While I can perhaps understand these judging selection rules made sense 50 years ago when there are less nationalities competing, but I really think by today's standard, it is hopelessly outdated. This not only disadvantages any minor federations who doesn't have their own judges in the selection, it also disadvantage any run away leader, since it is natural for all federations to pressure their own 'assigned' judges to repress main contenders scores in the interest of 'spread the wealth'.
I much prefer if judges became an independent professional enterprise separate from their own Federations. IOC draw the judges from a pool of hundreds judges from ALL countries regardless if they are taking part at the Olympics, preferably not under anonymity or federation wrangling. A list that is not pubically disclosed until the judges just show up at the competition
Countries are eligible to have judges at the Olympic Games based on the qualification of their skaters for the ladies, pairs, men’s and ice dance disciplines, as long as the country has an eligible international judge.
Does this mean there are a number of spots for the judges as well?
In addition to her gigs as a judge on the Ladies panels at CoC, TEB, Euros, Olympic team and Olympic Singles events (all the events where Adelina skated) Shekhovstseva Refereed Ice Dance at CoR and was the Ice Dance Technical Controller at 4CC.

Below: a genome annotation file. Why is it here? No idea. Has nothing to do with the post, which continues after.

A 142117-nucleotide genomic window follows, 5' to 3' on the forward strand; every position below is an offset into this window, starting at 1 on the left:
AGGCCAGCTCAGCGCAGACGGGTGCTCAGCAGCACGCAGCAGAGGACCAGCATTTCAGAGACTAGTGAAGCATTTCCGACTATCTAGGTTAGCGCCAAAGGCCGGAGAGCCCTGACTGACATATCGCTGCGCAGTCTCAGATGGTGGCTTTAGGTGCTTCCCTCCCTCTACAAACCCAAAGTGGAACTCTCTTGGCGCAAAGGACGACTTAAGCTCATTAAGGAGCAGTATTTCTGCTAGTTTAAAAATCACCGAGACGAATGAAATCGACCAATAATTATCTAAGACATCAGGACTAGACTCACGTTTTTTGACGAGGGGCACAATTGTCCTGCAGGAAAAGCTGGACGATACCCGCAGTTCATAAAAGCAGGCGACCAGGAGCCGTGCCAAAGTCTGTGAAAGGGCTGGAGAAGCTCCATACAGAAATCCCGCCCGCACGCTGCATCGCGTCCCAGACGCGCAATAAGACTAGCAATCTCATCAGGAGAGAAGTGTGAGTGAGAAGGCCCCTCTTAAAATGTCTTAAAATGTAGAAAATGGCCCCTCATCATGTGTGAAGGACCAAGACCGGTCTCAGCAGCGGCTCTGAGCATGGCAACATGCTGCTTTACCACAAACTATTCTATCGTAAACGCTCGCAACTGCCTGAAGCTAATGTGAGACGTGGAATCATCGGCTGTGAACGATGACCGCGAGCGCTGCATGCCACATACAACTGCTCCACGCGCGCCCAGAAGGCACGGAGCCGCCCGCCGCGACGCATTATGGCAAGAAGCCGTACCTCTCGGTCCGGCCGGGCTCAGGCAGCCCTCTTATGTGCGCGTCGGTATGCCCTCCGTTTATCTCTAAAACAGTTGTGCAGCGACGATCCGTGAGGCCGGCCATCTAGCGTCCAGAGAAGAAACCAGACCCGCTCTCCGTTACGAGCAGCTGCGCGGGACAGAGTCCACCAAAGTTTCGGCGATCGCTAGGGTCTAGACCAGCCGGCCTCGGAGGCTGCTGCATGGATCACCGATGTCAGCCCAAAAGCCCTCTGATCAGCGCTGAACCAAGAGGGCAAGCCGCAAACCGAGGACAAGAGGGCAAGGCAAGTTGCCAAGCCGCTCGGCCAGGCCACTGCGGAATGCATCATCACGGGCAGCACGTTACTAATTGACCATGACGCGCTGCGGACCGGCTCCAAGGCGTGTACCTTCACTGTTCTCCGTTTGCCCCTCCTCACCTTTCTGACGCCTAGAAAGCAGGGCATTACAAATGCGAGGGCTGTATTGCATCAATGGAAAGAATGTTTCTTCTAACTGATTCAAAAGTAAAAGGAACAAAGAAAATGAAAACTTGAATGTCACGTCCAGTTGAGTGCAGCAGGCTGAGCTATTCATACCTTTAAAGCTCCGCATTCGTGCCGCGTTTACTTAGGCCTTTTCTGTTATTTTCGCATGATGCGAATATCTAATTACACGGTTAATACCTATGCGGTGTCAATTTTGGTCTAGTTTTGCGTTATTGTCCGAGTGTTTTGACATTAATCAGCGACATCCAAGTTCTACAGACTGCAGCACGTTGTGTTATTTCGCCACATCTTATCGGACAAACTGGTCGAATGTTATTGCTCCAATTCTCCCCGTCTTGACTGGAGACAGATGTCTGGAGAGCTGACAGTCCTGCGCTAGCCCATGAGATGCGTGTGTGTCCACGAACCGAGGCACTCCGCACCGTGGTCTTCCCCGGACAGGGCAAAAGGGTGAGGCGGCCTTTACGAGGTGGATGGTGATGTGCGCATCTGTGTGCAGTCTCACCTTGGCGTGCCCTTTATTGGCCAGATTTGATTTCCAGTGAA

She wasn't at JW, where Russia had a judge only for Pairs, but I wouldn't be shocked to see her at Worlds in some capacity.
ETA: I could see why she wouldn't be bothered judging ice dance, as Russia didn't have a possible winning horse in the race this year.
That might change though, now that D/W and V/M have left the building.....
There are 9 other ISU-qualified judges who could have been selected for the Ladies panels on which Mme Piseev served. My guess is the Russian federation didn't trust the other 9 judges to score Sotnikova correctly.....And that only serves to underscore the ruminations of Vassily Solovyov in another thread on this forum, where he comments on the buildup of Sot's PCS scores throughout the season culminating in a huge boost at Sochi. One also has to wonder how much influence Mme Piseev's presence on so many panels wields on other judges...
Incidentally, note that the infamous Yuri BALKOV not only turned up on the Olympic ladies panel, but he was also on the JGPF Ice Dance panel and on the Junior Worlds Ice Dance panel this past week. He gets around quite a bit, too.